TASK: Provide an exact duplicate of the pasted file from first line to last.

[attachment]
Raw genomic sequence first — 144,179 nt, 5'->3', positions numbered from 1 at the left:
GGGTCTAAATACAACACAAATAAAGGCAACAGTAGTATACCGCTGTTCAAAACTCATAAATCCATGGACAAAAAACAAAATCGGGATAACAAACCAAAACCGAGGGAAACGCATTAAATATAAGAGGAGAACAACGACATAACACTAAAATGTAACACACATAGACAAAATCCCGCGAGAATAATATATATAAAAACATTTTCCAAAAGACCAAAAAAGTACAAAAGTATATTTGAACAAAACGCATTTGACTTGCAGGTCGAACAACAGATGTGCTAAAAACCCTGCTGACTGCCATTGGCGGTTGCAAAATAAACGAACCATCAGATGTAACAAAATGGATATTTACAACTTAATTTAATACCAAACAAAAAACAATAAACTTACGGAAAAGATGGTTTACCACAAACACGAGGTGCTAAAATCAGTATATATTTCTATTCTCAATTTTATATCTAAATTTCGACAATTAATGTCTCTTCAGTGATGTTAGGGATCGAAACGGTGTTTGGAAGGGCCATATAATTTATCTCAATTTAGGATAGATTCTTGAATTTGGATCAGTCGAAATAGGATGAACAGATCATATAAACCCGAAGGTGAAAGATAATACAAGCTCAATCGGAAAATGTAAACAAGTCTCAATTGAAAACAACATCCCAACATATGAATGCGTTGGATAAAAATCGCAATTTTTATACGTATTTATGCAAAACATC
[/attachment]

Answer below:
Raw genomic sequence first — 144,179 nt, 5'->3', positions numbered from 1 at the left:
GGGTCTAAATACAACACAAATAAAGGCAACAGTAGTATACCGCTGTTCAAAACTCATAAATCCATGGACAAAAAACAAAATCGGGATAACAAACCAAAACCGAGGGAAACGCATTAAATATAAGAGGAGAACAACGACATAACACTAAAATGTAACACACATAGACAAAATCCCGCGAGAATAATATATATAAAAACATTTTCCAAAAGACCAAAAAAGTACAAAAGTATATTTGAACAAAACGCATTTGACTTGCAGGTCGAACAACAGATGTGCTAAAAACCCTGCTGACTGCCATTGGCGGTTGCAAAATAAACGAACCATCAGATGTAACAAAATGGATATTTACAACTTAATTTAATACCAAACAAAAAACAATAAACTTACGGAAAAGATGGTTTACCACAAACACGAGGTGCTAAAATCAGTATATATTTCTATTCTCAATTTTATATCTAAATTTCGACAATTAATGTCTCTTCAGTGATGTTAGGGATCGAAACGGTGTTTGGAAGGGCCATATAATTTATCTCAATTTAGGATAGATTCTTGAATTTGGATCAGTCGAAATAGGATGAACAGATCATATAAACCCGAAGGTGAAAGATAATACAAGCTCAATCGGAAAATGTAAACAAGTCTCAATTGAAAACAACATCCCAACATATGAATGCGTTGGATAAAAATCGCAATTTTTATACGTATTTATGCAAAACATC